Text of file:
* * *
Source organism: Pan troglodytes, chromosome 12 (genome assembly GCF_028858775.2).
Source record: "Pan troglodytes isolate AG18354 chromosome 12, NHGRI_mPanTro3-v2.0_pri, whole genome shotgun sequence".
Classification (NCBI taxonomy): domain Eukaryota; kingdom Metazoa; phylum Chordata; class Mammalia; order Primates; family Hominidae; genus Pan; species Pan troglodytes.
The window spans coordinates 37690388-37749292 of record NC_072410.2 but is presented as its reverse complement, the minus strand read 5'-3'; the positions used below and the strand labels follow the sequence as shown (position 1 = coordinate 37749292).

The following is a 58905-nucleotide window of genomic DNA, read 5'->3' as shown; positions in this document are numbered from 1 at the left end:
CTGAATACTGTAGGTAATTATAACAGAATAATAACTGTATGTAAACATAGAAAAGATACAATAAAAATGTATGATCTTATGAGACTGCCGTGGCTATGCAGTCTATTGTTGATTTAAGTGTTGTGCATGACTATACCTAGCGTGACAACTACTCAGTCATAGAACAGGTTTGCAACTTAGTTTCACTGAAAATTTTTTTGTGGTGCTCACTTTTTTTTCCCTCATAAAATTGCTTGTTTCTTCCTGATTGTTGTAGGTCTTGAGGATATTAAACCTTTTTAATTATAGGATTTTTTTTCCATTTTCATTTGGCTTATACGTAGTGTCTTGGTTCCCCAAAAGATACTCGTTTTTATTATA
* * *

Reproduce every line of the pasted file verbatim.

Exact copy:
Source organism: Pan troglodytes, chromosome 12 (genome assembly GCF_028858775.2).
Source record: "Pan troglodytes isolate AG18354 chromosome 12, NHGRI_mPanTro3-v2.0_pri, whole genome shotgun sequence".
Classification (NCBI taxonomy): domain Eukaryota; kingdom Metazoa; phylum Chordata; class Mammalia; order Primates; family Hominidae; genus Pan; species Pan troglodytes.
The window spans coordinates 37690388-37749292 of record NC_072410.2 but is presented as its reverse complement, the minus strand read 5'-3'; the positions used below and the strand labels follow the sequence as shown (position 1 = coordinate 37749292).

The following is a 58905-nucleotide window of genomic DNA, read 5'->3' as shown; positions in this document are numbered from 1 at the left end:
CTGAATACTGTAGGTAATTATAACAGAATAATAACTGTATGTAAACATAGAAAAGATACAATAAAAATGTATGATCTTATGAGACTGCCGTGGCTATGCAGTCTATTGTTGATTTAAGTGTTGTGCATGACTATACCTAGCGTGACAACTACTCAGTCATAGAACAGGTTTGCAACTTAGTTTCACTGAAAATTTTTTTGTGGTGCTCACTTTTTTTTCCCTCATAAAATTGCTTGTTTCTTCCTGATTGTTGTAGGTCTTGAGGATATTAAACCTTTTTAATTATAGGATTTTTTTTCCATTTTCATTTGGCTTATACGTAGTGTCTTGGTTCCCCAAAAGATACTCGTTTTTATTATA